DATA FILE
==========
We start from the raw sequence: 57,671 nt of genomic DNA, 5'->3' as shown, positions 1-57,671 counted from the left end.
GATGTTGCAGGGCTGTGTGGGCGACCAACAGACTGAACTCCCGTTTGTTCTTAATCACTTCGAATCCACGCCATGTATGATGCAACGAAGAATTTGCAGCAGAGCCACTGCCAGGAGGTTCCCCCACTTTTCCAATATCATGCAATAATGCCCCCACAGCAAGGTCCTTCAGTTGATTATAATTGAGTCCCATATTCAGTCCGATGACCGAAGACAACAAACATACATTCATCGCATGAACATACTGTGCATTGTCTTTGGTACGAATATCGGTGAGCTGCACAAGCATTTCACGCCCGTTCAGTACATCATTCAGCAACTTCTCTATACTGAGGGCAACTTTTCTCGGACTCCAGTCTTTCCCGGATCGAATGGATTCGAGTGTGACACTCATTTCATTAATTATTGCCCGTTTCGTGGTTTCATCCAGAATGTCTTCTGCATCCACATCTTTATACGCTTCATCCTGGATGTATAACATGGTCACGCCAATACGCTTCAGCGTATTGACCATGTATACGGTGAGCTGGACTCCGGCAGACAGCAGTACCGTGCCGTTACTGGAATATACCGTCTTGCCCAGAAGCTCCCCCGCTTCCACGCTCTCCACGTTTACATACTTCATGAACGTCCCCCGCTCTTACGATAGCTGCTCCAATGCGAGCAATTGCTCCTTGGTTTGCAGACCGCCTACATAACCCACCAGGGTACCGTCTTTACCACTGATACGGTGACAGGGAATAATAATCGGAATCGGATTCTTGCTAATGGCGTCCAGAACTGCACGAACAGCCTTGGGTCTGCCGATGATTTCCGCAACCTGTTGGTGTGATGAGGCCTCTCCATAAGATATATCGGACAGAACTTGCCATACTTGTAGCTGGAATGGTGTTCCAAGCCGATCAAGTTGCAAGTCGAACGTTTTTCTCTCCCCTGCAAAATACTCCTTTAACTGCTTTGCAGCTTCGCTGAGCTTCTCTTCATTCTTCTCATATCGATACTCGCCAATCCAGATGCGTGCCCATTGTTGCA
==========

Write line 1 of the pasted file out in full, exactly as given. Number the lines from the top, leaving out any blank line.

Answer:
We start from the raw sequence: 57,671 nt of genomic DNA, 5'->3' as shown, positions 1-57,671 counted from the left end.